I hold a special place in my heart for that dank, dark, smelly lending library in Calcutta that saved my family during the Naxalite rebellion. It symbolized life, while death, despair, and uncertainty reigned outside its decaying walls. Similarly Bombay University Library, although a Victorian relic, opened its doors to students across class and caste spectrum; it was more egalitarian when it came to listening to student concerns; it encouraged critical thinking among its students, more so than any institution outside its walls.

It is hard to see the connection between the colonizer’s stamp of superiority on knowledge production and the colonizer opening up beautiful spaces for the educated youth to enter and become seduced by “superior” knowledge offered in shiny, bound volumes. As a young woman in India, I was not conscious of this connection, and now years later, I realize that each of these reading spaces was enticing—from the mysterious little lending library in Calcutta to the clean and well-lighted place of the British Council and the American library. And today, although I am conscious of this jagged connection between knowledge production and the seduction of ambience surrounding the housing of knowledge, I continue to be in awe of pretty little libraries sitting like diamonds in the poorest areas. Libraries do not care if they appear anachronistic in decrepit neighborhoods. 

The public library in the U.S. is a sign of prosperity. It represents the first world that declares its economic and intellectual superiority. In some places it accentuates the depravity around it, though it wants to make a statement about democracy.  Yet, whatever the complex controversies, the public library articulates the possibilities that humans have for personal growth. Once within its premises, you can leave your many identities at the door and enter the democracy of the mind and the heart. Witness the multitudes of bildungsroman that have scenes of the young boy or girl getting his or her first library card and becoming enchanted with the world of words.

The materials are now various, responsive to every taste. The colonial narratives that were upheld in the past have given way to multiple dialogues which spell freedom and are a testimony to diverse perspectives and legitimating different ways of life; the lay person has found a voice; popular culture, whether in music or film, has found its worth among its shelves. While democracy could be whittled away outside the walls of libraries--groups oppressed because of race or religion, or violence erupting as a way to end violence resulting in enmeshing a country in its juggernaut--within the public library, women, men, and children, walk or sit or stand absorbed in the act of reading or writing or viewing. The silence is calming to the minds that come from the raging life outside.  Libraries are literally holy spaces that can hold us in tranquillity for a few minutes, sometimes a few hours, and we walk away with materials that will keep us absorbed for a while from the problems of our lives and offer us insights we may not otherwise have. Violence anywhere gains in horror when libraries are burned down, just as much as religious houses are desecrated.

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My children, from the time they were babies, practically grew up in Emma Clark Library in Setauket, Long Island. I went to every mom and tot program, spent many afternoons with them in the children’s section leafing through alphabet books, or playing blocks on the mats, or participating in story-telling sessions. My kids would ask, “Are we going to the liebayree today?” I guess our reading together stretched on the floor of the children’s section helped them finally pronounce “br” as a unified sound! When they were teenagers, going to the library to pick up bags of books, especially in the summer months, was a ritual they looked forward to. Getting tokens, such as candy pink pencils, stickers, and erasers brought them more joy than any expensive toy.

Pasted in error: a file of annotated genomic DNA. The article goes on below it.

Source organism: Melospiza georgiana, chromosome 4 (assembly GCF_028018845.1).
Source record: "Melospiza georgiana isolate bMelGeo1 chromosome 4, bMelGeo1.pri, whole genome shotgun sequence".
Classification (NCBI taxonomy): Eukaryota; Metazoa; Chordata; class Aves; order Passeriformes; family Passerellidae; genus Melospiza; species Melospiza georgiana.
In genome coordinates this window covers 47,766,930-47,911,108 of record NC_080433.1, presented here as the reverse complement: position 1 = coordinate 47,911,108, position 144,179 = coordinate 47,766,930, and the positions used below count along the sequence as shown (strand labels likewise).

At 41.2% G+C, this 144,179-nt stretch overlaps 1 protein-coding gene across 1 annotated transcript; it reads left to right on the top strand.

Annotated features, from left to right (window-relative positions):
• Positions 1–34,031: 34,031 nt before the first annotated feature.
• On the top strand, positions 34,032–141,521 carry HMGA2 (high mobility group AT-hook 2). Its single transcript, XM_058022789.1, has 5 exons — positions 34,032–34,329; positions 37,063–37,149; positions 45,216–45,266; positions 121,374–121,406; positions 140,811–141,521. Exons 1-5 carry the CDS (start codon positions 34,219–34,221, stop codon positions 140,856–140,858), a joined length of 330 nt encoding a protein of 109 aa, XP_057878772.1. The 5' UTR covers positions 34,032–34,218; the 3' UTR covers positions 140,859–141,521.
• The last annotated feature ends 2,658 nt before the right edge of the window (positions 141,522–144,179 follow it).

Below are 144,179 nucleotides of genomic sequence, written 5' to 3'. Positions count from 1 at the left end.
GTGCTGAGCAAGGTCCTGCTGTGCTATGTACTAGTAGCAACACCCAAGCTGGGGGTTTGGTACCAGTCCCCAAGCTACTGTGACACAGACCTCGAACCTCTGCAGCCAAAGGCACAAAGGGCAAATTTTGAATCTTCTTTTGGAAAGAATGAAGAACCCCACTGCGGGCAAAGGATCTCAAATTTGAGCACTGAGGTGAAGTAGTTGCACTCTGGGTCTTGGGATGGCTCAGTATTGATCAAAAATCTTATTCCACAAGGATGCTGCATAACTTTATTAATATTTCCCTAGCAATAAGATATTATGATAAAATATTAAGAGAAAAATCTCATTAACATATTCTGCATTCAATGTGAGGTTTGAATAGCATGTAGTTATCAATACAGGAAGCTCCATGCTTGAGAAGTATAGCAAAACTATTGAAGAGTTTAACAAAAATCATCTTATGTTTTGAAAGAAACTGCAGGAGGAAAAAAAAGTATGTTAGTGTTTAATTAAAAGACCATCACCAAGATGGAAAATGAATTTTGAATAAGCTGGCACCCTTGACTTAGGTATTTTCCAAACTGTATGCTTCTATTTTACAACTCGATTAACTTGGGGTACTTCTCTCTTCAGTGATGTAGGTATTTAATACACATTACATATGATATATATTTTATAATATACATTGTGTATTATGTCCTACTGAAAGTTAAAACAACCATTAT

The public library helped me with my many transitions, one of them being my distance from my family and my husband’s family.  It helped me from feeling terribly alone in the United States. It proved a friend to the lonely immigrant. And now after my children have left home to follow their paths, I once again depend upon the public library to offer me succor from feelings of abandonment or lonesomeness. 

So it was with shock I received the news in 2002 that the public libraries were under surveillance and were forced to share with FBI agents the names of its patrons and the materials they borrowed as well as their internet search records.  This government policy was a direct result of the Patriot Act, “Section 215, which is commonly nicknamed the ‘library records provision,’ because it called on librarians to hand over patron reading and computer records when requested by law enforcement under a Section 215 request. The law further paired government requests for information with a gag order, so if librarians were asked to hand over patron data, they legally weren’t allowed to alert anyone” (Glaser, Slate, 2015). How could this haven of freedom that manifested its quintessential Americanness become its opposite? Librarians across the country protested, but many had to give in.  Would my checking out books on Islam make me a terrorist? Should I now throw in a book on civics or one on the triumphs of Reagan among the pile I was checking out? Choosing books to prove my patriotism was like planting the American flag on my front lawn! The irony is that the library is the one place where we find dissenting voices in the American tradition, from the first colonists to the present. It can become problematic for the truly paranoid—do they pick up a book on the Boston Tea Party because it is the voice of dissent against the then English establishment, or would that be seen as unpatriotic because it is a far cry from our current Tea Party folk who are conservative and want to return to the old ways when half the people in this country were not seen as American or received the vote? Will the library have to take steps to only hold some books and discard the ones that will be seen as dangerous? How does one even begin to make these choices?